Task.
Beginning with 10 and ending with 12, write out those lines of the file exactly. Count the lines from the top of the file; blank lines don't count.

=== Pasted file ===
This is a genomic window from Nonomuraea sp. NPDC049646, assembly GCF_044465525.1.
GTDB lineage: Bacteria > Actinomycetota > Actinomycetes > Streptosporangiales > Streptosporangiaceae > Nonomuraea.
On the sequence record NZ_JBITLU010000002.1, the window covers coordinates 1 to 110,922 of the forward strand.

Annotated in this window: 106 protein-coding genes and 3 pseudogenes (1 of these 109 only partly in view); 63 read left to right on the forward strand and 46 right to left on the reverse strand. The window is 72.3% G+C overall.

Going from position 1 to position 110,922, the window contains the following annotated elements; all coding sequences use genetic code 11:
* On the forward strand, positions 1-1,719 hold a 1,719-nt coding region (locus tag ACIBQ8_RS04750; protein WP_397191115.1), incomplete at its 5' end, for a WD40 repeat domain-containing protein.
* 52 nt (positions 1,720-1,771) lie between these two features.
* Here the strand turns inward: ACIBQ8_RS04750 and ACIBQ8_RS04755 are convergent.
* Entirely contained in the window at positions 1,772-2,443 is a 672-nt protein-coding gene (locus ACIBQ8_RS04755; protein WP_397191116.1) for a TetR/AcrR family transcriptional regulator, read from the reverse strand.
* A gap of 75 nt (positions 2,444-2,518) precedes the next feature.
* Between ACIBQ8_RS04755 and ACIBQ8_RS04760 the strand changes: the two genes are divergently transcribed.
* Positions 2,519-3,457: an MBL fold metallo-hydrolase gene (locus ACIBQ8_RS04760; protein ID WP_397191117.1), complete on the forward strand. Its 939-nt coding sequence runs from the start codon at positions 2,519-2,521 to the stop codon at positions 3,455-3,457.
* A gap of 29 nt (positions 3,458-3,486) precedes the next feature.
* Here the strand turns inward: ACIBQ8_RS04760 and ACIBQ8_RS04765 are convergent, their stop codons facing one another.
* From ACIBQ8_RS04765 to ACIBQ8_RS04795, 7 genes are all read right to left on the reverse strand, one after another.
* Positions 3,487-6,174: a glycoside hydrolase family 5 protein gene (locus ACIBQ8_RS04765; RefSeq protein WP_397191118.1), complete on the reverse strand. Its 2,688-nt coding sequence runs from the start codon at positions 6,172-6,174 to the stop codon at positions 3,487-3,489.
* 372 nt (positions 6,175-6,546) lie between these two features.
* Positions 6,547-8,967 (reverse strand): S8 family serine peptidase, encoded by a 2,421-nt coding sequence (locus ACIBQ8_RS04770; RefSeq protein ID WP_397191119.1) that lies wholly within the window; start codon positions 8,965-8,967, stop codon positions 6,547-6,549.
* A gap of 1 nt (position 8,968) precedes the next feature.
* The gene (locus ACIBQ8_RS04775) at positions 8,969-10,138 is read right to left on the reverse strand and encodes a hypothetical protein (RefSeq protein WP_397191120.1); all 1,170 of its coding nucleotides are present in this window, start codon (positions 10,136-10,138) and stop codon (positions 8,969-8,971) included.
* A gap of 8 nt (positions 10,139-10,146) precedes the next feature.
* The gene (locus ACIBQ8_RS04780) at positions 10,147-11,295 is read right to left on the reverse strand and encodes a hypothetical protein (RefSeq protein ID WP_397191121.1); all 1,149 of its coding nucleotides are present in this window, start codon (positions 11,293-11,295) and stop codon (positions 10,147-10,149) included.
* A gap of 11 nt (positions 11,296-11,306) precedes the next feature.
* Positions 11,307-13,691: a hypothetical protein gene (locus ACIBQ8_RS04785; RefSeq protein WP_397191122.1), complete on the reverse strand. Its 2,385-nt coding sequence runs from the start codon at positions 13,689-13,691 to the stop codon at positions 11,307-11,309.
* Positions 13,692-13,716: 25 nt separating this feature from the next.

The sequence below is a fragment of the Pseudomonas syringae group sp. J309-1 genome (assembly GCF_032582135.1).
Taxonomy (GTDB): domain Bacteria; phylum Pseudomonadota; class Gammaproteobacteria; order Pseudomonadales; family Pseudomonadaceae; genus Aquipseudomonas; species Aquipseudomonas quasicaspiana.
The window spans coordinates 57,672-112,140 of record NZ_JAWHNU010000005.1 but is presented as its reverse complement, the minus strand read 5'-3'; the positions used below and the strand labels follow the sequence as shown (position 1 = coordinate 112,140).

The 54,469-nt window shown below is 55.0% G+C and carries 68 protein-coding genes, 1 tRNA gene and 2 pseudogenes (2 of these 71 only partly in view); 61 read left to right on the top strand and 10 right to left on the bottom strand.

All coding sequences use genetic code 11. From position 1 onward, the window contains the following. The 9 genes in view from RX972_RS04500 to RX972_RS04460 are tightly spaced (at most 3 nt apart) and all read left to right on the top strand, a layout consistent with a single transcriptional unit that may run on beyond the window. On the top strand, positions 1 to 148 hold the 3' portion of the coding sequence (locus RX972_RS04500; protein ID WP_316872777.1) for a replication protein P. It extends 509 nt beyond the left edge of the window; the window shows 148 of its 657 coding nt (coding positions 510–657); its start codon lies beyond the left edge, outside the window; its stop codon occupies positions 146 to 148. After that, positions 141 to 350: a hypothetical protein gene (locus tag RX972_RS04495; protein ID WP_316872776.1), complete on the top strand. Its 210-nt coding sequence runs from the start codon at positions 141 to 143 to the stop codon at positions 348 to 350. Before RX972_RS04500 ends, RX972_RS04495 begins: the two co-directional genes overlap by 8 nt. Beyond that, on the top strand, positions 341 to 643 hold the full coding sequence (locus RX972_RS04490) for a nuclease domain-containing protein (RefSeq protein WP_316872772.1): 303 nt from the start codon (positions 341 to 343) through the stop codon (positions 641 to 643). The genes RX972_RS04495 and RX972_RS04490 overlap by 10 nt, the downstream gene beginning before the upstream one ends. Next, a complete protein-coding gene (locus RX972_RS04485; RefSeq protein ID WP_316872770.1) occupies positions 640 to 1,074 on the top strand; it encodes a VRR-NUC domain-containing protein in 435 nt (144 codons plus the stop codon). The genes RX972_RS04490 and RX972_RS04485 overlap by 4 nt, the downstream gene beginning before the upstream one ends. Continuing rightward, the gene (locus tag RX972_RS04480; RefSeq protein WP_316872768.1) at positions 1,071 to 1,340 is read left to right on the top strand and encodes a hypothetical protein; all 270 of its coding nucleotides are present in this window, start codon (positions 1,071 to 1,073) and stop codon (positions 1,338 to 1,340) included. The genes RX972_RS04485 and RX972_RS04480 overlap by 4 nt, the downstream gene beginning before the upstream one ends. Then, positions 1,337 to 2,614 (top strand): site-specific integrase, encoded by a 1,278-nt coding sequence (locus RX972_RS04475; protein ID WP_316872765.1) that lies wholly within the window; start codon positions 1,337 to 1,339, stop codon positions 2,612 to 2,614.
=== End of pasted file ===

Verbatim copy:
* A gap of 75 nt (positions 2,444-2,518) precedes the next feature.
* Between ACIBQ8_RS04755 and ACIBQ8_RS04760 the strand changes: the two genes are divergently transcribed.
* Positions 2,519-3,457: an MBL fold metallo-hydrolase gene (locus ACIBQ8_RS04760; protein ID WP_397191117.1), complete on the forward strand. Its 939-nt coding sequence runs from the start codon at positions 2,519-2,521 to the stop codon at positions 3,455-3,457.